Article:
Shift to rentals eats into supply of available starter homes

December 12, 2016 | By

The growing number of young households considering buying a home may be wondering where all the starter homes have gone.

With labor markets picking up, young adults are finding jobs, beginning careers, and some are hoping to qualify for a mortgage. Unfortunately, in many markets, prospective buyers may find few small “starter” homes they can afford.

It’s not in their imagination, according to a new Housing Insights analysis from Fannie Mae’s Economic & Strategic Research Group (ESR). The study looks at supply-side challenges to the ongoing housing recovery and finds that many single-family detached units of a size typically purchased by young, first-time homebuyers are serving as rental properties.

Low Inventories

“Tight mortgage credit is often cited as an obstacle, but in recent months attention has shifted to a low inventory of for-sale starter homes as an impediment to the return of the first-time buyer,” writes Patrick Simmons, ESR’s director of strategic planning.

The study looks at supply-side challenges to the ongoing housing recovery and concludes that the rental market has contributed to the supply crunch, he says.

ESR found that the stock of owner-occupied starter homes declined by more than 1 million units between 2005 (roughly the peak of the housing boom) and 2013 (the most recent year for which data is available).

Over the same period, the inventory of renter-occupied starter homes rose by approximately 2 million units. Starter homes accounted for two-thirds of the growth in all single-family detached rentals during the period.

The study defines starter homes as single-family detached units with less than 2,000 square feet of floor area.

Read more: Replacing older small apartment buildings may erode affordability

A Help and a Hindrance

At least in part, the shift to rentals reflects “much-needed” market adjustments in response to imbalances stemming from the credit bubble and homeownership boom of the early 2000s, according to the ESR report.

“As single-family investors swooped into the market in the wake of the housing bust and converted homes from owner- to renter-occupancy, they helped to stabilize prices, remove excess vacant units from the market, and absorb a bloated inventory of foreclosed homes,” Simmons says.

“They have also contributed to the starter-home shortage that now appears to be slowing the return of first-time buyers to the housing market.”

Unfortunately, builders haven’t been doing much to alleviate the situation. The construction of modestly priced housing has been “subdued” in recent years, according to the study.

In 2005, home builders completed about 650,000 single-family detached and attached homes of less than 2,000 square feet. By 2011, building of such homes had plummeted to less than 200,000 units annually. So far, there have been few signs of a rebound.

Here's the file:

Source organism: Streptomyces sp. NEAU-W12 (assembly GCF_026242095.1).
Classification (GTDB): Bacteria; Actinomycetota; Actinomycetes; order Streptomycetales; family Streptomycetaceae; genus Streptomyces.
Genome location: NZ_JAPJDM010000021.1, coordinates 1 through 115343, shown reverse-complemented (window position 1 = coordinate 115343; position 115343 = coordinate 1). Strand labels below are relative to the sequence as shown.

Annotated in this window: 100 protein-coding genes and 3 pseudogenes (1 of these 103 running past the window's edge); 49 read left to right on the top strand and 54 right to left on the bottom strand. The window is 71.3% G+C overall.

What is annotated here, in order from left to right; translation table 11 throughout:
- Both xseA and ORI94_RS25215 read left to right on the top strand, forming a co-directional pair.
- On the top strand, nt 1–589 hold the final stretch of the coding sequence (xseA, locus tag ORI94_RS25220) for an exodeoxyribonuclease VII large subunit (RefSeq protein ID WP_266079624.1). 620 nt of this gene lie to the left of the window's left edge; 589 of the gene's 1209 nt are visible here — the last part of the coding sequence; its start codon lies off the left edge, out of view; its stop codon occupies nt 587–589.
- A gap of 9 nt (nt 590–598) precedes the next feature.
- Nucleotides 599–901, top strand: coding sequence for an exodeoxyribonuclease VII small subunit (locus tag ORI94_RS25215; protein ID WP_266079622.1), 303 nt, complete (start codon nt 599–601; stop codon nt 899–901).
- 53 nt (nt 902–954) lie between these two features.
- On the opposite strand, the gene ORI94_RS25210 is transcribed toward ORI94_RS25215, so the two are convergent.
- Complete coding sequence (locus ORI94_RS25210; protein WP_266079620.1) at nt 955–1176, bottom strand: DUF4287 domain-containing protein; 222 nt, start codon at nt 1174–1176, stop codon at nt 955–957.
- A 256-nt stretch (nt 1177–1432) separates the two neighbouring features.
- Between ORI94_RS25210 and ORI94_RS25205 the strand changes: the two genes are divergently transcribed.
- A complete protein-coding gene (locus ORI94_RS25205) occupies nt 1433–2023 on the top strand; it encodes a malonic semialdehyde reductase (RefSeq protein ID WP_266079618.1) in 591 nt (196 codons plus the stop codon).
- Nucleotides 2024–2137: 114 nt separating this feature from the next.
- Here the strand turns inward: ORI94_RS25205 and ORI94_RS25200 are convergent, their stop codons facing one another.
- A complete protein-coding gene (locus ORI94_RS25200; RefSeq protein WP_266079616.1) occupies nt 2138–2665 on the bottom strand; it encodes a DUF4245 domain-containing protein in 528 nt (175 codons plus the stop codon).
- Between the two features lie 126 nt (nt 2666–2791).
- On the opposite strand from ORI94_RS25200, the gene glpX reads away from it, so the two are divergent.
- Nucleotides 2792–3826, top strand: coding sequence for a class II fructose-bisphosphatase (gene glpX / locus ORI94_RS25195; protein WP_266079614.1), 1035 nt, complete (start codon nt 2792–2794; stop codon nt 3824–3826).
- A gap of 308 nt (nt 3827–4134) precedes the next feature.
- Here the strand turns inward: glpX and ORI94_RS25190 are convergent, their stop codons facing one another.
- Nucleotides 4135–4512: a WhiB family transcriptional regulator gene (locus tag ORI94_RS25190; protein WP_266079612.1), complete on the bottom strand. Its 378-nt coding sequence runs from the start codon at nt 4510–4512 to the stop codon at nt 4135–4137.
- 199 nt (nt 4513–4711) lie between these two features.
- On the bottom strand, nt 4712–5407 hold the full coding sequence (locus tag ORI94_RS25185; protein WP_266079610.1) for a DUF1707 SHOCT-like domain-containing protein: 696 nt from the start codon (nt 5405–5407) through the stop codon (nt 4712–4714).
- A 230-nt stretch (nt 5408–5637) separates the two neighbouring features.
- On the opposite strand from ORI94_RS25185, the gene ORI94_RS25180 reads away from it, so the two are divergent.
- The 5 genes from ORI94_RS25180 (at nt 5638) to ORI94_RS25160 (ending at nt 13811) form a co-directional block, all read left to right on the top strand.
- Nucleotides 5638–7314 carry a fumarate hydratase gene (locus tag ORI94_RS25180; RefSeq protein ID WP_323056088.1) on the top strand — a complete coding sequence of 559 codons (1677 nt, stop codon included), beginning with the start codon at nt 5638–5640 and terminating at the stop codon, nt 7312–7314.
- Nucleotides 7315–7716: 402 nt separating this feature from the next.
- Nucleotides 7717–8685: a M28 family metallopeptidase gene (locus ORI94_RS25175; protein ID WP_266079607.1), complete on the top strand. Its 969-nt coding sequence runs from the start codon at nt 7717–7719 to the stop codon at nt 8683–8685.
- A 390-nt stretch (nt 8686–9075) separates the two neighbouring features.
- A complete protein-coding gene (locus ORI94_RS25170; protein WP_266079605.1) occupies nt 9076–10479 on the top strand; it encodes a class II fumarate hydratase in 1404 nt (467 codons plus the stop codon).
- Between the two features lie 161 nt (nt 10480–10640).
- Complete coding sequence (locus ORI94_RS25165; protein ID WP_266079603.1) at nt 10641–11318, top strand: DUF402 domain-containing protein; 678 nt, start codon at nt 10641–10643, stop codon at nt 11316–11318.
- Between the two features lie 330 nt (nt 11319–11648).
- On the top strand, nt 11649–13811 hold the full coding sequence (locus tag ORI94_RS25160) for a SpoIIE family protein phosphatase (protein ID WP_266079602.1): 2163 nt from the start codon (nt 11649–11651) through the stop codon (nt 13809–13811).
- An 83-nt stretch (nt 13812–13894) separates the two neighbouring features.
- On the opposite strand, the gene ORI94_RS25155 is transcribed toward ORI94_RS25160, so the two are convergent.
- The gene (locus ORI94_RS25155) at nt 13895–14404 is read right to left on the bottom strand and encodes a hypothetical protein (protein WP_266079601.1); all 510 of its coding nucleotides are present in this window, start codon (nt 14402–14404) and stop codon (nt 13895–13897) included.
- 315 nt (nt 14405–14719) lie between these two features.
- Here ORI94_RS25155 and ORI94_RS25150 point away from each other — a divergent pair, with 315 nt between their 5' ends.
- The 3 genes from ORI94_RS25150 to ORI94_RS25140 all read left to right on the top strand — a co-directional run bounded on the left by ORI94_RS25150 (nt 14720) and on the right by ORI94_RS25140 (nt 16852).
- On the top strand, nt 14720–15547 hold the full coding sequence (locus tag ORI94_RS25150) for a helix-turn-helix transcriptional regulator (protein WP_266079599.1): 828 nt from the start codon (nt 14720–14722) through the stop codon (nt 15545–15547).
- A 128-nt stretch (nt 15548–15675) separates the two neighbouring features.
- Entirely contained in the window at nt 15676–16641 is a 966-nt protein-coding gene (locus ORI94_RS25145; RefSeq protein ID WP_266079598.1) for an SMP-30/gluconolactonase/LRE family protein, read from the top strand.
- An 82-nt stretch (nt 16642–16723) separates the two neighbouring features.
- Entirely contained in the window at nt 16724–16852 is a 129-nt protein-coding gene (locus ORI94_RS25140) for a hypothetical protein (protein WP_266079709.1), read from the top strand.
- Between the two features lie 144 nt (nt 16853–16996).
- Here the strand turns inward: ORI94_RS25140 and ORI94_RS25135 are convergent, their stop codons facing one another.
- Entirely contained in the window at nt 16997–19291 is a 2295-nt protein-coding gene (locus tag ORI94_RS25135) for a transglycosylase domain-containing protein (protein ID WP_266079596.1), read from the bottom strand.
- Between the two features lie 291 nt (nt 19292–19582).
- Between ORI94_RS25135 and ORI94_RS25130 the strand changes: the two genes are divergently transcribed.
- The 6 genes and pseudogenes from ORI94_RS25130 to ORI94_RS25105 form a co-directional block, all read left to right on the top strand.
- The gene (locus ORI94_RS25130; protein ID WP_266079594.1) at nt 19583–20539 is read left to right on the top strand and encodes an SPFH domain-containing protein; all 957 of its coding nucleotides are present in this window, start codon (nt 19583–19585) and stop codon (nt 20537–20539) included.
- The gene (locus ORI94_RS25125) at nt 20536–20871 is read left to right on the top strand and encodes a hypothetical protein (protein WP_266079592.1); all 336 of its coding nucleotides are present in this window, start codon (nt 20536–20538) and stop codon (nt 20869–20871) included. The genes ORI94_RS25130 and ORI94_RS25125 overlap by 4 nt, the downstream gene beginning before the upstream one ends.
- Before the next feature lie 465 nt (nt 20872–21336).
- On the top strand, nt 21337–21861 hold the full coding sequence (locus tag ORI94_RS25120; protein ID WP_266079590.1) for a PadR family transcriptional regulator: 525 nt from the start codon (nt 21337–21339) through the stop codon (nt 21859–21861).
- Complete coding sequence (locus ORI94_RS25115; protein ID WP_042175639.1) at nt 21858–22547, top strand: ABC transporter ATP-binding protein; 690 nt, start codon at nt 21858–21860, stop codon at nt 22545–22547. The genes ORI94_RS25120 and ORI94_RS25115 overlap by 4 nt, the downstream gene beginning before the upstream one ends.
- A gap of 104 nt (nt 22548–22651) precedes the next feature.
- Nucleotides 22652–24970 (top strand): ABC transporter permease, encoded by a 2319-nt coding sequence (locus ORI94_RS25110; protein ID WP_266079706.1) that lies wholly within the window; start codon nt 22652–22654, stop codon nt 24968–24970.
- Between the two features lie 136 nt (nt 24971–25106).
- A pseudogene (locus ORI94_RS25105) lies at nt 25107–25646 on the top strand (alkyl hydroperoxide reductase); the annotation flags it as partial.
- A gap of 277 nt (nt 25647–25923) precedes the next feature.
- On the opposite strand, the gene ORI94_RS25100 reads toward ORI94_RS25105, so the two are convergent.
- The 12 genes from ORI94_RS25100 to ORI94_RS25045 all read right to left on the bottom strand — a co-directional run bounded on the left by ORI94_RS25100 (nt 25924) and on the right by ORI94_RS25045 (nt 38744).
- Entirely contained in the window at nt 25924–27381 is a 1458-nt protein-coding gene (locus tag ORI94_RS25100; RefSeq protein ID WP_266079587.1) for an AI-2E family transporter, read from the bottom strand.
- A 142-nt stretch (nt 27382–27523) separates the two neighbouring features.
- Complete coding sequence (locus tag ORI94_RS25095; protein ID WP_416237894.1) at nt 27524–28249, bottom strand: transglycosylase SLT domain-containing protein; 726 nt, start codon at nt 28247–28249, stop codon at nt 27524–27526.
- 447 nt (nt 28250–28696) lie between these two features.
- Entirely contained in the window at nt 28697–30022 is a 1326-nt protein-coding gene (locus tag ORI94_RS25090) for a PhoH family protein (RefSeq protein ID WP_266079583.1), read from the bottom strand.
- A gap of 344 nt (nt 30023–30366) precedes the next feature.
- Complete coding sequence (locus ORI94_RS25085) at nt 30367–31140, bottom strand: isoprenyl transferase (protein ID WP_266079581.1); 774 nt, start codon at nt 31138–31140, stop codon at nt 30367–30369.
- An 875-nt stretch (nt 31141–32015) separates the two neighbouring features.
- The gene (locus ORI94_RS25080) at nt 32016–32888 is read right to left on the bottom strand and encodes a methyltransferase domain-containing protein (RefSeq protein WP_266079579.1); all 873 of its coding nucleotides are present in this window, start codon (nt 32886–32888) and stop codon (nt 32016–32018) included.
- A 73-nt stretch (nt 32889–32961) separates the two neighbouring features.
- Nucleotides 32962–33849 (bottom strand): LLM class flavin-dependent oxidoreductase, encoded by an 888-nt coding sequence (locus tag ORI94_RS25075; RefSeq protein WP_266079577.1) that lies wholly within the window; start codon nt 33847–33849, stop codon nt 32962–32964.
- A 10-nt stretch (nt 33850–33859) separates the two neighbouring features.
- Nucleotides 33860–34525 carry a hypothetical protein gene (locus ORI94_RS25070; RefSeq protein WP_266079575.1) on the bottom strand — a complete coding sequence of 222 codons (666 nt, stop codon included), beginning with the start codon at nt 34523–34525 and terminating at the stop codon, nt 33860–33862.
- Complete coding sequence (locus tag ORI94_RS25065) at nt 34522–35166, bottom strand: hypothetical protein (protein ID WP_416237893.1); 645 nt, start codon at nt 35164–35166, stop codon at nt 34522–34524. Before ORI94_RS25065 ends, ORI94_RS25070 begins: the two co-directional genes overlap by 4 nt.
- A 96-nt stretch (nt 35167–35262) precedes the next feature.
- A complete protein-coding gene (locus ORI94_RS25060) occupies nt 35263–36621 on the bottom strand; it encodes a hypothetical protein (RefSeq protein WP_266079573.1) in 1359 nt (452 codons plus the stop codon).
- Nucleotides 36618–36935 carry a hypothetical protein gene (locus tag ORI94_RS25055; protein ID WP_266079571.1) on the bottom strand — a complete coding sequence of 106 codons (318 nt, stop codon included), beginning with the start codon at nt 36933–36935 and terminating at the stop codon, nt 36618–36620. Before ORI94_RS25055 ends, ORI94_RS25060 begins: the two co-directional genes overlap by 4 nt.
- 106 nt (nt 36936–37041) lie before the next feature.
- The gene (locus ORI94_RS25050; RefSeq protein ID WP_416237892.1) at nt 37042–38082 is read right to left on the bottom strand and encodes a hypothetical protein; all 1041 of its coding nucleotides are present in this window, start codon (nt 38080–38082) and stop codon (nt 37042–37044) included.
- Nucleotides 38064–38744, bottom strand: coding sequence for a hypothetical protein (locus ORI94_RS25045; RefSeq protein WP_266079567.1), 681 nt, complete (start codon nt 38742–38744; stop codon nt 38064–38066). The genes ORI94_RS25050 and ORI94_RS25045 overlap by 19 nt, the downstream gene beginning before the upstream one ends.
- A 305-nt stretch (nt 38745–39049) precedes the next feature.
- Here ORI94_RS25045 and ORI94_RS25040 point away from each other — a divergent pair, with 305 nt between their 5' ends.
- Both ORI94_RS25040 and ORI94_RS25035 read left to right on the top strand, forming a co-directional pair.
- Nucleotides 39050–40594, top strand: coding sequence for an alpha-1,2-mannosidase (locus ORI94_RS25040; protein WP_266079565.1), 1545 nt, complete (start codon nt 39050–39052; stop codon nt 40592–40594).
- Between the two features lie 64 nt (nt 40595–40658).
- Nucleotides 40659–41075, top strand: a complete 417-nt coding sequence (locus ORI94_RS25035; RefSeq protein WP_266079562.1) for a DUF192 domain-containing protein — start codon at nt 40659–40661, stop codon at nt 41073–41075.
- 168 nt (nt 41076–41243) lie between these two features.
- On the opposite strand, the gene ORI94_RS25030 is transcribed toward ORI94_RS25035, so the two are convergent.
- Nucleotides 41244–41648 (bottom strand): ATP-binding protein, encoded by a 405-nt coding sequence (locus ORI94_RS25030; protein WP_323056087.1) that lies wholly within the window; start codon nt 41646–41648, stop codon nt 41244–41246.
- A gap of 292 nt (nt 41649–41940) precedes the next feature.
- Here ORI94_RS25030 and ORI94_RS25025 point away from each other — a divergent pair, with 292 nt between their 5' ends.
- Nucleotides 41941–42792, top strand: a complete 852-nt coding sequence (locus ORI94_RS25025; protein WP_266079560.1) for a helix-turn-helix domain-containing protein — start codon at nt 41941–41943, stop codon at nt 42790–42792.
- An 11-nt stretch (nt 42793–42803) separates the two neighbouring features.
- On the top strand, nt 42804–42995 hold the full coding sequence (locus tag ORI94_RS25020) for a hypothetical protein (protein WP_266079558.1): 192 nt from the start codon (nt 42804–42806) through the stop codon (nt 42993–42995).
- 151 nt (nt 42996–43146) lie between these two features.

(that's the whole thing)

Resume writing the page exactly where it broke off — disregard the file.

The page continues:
Starter homes declined from a 40 percent share of new single-family construction in 2005 to 32 percent in 2015.

Read more: A Louisiana builder shares why homes in his area are in short supply

Future Adjustments

So young families who want to enter the homeownership market can at least partially blame the shift to rentals for today’s slim pickings. And, ESR’s research suggests, the tighter supply has in turn fueled rapid price gains in the lower tiers of the for-sale market, raising affordability concerns for first-timers.

As more young families pursue homeownership, the hope is that future market adjustments might shift some of the single-family rental inventory back to owner occupancy. The study notes that some institutional investors in single-family rentals have launched initiatives that enable tenants to purchase their homes.

However, more effort might be needed to expand the starter home supply and help potential first-time buyers overcome the “substantial” obstacles they face.

This includes expanding rent-to-own financing options and reviewing development regulations, impact fees, and construction delays that are possibly hindering construction of entry-level homes, the researchers say.

 

Estimates, forecasts, and other views expressed in this article should not be construed as indicating Fannie Mae’s expected results, are based on a number of assumptions, and may change without notice. How this information affects Fannie Mae will depend on many factors. Neither Fannie Mae nor its Economic & Strategic Research (ESR) group guarantees that the information in this article is accurate, current, or suitable for any particular purpose. Changes in the assumptions or underlying information could produce materially different results. The ESR group’s views expressed in this article speak only as of the date indicated and do not necessarily represent the views of Fannie Mae or its management.

 

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